While early indications are that the sky has not yet fallen, and only modest fluctuations in search results are at this point being seen, it’s important to note this update is still in its implementation phase.

    The long-term impact of this change may not yet be fully apparent.

    Many commentators, including Kevin O’Keefe of LexBlog, forecast significant negative consequences for law firm websites that fail the mobile-friendliness test:

    Those law firms who don’t act will suffer the consequences of their content being ranked well below mobile friendly content on smart phones – the result will be significant reductions in search traffic.

    Google has published a mobile-friendliness test tool that allows you to easily check whether your website pages are mobile-compliant. Note that this test applies to each individual page, rather than entire websites.

    If your key pages don’t pass the test, this might be a really good time to be in contact with a web developer about updating your site.

    (Cross Posted at Slaw)
    - Garry J. Wise, Toronto

    Visit our Toronto Law Office website: www.wiselaw.net

    Monday, April 20, 2015

    Canadian Anti-Spam Legislation Cracks Down on Plenty of Fish

    Global News recently reported that popular free-dating site Plenty of Fish (POF) paid $48,000.00 for violating Canada's anti-spam legislation that came in to effect on July 1, 2014.

    The violations happened within a 4 month window between July 1 and October 8, 2014. POF is accused by the CRTC of sending emails to users with:
    "an unsubscribe mechanism that was not clearly and prominently set out, and which could not be readily performed, as required by the legislation." 
    Just a reminder to businesses that you must receive explicit consent, not implied consent, to send a user or client an email.

    Read more here.
    - Rachel Spence, Law Clerk

    Visit our Toronto Law Office website: www.wiselaw.net

    You've Been Served - On Facebook

    In a March 27, 2015 decision in Baidoo v Blood-Dzraku, 2015 NY Slip Op 25096, New York County Supreme Court Judge Mathew Cooper permitted substituted service of a divorce summons via Facebook: 

    As recently as ten years ago, it was considered a cutting edge development in civil practice for a court to allow the service of a summons by email. Since then, email has all but replaced ordinary mail as a means of written communication. And while the legislature has yet to make email a statutorily authorized method for the service of process, courts are now routinely permitting it as a form of alternative service.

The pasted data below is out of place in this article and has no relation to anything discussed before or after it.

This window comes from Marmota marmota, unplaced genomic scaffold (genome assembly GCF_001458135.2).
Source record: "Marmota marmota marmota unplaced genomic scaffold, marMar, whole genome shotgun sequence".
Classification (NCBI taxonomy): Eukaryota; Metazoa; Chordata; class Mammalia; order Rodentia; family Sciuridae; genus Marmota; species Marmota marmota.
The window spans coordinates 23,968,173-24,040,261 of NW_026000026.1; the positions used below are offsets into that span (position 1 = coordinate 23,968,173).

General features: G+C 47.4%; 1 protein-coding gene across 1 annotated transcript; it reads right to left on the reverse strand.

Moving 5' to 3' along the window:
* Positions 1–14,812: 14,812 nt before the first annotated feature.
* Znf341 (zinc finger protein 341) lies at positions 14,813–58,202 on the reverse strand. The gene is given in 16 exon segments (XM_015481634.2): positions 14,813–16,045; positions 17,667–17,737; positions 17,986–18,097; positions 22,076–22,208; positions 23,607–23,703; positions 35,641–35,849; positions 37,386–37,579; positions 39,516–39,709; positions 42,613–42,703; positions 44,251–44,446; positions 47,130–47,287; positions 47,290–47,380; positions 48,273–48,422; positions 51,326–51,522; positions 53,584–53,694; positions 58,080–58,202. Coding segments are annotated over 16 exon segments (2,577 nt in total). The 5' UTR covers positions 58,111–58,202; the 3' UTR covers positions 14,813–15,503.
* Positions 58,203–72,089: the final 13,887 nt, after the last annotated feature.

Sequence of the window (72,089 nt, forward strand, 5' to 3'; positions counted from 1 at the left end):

The past decade has also seen the advent and ascendency of social media, with websites such as Facebook and Twitter occupying a central place in the lives of so many people. Thus, it would appear that the next frontier in the developing law of the service of process over the internet is the use of social media sites as forums through which a summons can be delivered. In this matrimonial action, the issue before the court, by way of plaintiff-wife's ex parte application, is whether she may serve defendant-husband with the divorce summons solely by sending it through Facebook by private message to his account.
    While there has been much buzz in the press about this New York ruling, from a Canadian perspective, substituted service by Facebook is by no means a new development.

    In fact, such service has been ordered by Canadian courts, at least occasionally, since 2009.

    As discussed in a 2009 post on this blog, Alberta Court Allows Substituted Service By Facebook, in Knott v. Sutherland, [2009] A.J. No. 1539 (Alta. Q.B)., Master Breitkreuz permitted substituted service upon one of the multiple defendants in an action by sending notice of the action to the Facebook profile of that defendant.

    In the British Columbia case of Bryne v. Howard, [2010] FMCAFAM 509 (Fed. Mag. Ct.), service of a child support application via Facebook and other electronic means, was permitted.

    As well, in the unreported 2014 Ontario Superior Court Justice case of  Juzytsch v. Terlecki, Madame Justice Susan Healy also permitted substituted service of a Statement of Claim via Facebook.

    As was noted in the 2013 ruling of the B.C. Supreme Court in Burke v. Doe, a defamation case involving former former Toronto Maple Leaf General Manager Brian Burke, Canadian courts have also permitted substituted service via message boards and Twitter. 

    In permitting service via personal message on a message board in the Burke case, Master MacNaughton held: